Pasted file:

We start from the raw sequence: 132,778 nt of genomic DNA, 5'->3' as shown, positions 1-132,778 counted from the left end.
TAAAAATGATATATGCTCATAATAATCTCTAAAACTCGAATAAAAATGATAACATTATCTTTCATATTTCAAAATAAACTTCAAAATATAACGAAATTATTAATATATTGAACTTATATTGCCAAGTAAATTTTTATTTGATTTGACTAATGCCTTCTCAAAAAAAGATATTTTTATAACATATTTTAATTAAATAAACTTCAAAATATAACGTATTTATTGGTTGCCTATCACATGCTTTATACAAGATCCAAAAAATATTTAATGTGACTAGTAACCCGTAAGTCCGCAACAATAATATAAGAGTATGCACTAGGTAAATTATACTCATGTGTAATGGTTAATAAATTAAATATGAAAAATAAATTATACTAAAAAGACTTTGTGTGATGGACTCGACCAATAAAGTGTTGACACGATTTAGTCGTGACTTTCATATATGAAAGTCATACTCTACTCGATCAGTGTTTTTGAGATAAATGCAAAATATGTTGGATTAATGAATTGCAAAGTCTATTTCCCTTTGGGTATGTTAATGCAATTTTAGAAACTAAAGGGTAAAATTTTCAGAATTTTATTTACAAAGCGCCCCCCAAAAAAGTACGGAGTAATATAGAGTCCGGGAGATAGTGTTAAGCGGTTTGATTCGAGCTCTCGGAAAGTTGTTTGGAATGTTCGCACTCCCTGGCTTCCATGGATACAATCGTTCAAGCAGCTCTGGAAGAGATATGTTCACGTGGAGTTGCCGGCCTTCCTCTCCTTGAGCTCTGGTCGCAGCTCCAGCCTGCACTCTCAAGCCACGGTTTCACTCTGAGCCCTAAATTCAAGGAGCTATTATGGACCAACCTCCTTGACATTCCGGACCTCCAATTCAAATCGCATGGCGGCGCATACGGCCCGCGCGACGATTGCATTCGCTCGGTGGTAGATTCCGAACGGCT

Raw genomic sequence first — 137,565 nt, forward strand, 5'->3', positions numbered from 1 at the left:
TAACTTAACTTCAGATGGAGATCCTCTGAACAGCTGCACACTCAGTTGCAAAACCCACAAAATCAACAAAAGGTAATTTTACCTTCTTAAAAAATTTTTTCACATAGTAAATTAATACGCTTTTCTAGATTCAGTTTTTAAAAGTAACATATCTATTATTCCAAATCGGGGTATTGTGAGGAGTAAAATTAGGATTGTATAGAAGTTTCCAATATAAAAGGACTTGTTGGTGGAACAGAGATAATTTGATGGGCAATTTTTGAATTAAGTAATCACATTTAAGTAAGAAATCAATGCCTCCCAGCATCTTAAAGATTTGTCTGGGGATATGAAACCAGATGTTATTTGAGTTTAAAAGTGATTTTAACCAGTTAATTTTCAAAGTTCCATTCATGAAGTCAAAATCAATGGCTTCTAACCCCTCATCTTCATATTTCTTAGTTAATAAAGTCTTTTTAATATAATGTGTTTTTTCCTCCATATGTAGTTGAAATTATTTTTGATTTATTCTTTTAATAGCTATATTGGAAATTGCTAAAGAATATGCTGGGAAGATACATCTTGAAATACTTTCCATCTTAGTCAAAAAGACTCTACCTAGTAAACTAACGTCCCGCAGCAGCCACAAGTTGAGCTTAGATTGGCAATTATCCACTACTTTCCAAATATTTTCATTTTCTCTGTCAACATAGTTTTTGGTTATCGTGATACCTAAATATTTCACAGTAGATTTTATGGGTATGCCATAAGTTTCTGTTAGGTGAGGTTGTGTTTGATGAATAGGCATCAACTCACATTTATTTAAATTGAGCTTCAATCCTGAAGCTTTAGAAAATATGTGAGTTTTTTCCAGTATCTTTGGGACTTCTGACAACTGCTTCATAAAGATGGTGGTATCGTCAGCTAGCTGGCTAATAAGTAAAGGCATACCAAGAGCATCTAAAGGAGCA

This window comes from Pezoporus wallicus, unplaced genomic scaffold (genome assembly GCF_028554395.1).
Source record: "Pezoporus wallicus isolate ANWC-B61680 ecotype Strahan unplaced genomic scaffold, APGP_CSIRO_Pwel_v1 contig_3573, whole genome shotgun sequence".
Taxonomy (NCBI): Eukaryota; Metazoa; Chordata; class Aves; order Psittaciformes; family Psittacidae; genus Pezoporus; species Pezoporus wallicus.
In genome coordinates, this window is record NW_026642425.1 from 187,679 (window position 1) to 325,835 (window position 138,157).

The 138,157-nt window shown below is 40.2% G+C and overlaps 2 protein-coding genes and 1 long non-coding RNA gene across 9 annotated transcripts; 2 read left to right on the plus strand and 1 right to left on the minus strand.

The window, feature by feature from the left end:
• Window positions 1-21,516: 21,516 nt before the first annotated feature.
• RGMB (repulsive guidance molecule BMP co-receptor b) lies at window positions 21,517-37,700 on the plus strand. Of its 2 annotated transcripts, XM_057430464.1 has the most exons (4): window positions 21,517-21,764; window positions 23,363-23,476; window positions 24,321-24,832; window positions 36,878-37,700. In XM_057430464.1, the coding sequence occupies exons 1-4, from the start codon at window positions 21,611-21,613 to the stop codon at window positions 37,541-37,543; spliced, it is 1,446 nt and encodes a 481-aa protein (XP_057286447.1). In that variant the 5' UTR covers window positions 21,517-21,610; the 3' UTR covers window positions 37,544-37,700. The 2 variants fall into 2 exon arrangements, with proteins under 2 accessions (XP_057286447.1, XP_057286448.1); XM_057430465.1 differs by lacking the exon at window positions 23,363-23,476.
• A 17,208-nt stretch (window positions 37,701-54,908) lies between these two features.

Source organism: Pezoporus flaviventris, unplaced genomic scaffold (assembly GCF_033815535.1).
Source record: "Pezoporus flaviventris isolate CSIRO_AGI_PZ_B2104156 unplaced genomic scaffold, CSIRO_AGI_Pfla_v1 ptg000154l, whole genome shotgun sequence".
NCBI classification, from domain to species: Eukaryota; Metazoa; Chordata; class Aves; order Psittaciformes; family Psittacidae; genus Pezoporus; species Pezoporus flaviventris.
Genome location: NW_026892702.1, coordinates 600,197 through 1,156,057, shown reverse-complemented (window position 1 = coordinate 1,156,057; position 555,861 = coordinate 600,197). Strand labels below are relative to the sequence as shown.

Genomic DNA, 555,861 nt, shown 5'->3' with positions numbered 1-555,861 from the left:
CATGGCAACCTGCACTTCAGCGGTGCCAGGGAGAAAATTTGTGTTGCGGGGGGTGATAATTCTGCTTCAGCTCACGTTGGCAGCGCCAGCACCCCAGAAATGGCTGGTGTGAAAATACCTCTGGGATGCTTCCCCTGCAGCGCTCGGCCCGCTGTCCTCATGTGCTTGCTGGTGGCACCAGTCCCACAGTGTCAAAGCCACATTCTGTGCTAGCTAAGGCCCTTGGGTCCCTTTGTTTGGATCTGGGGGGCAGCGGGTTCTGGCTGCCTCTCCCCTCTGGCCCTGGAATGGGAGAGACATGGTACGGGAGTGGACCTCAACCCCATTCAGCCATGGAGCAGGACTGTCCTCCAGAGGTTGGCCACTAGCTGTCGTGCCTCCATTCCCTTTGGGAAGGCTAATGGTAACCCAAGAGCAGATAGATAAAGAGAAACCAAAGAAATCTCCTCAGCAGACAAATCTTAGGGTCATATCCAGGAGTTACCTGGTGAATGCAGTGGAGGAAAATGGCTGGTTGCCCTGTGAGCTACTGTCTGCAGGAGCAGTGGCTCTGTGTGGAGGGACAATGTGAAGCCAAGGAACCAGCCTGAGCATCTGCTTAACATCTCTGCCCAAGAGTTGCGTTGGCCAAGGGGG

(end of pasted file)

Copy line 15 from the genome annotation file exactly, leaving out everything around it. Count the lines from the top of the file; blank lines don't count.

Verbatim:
Source record: "Pezoporus flaviventris isolate CSIRO_AGI_PZ_B2104156 unplaced genomic scaffold, CSIRO_AGI_Pfla_v1 ptg000154l, whole genome shotgun sequence".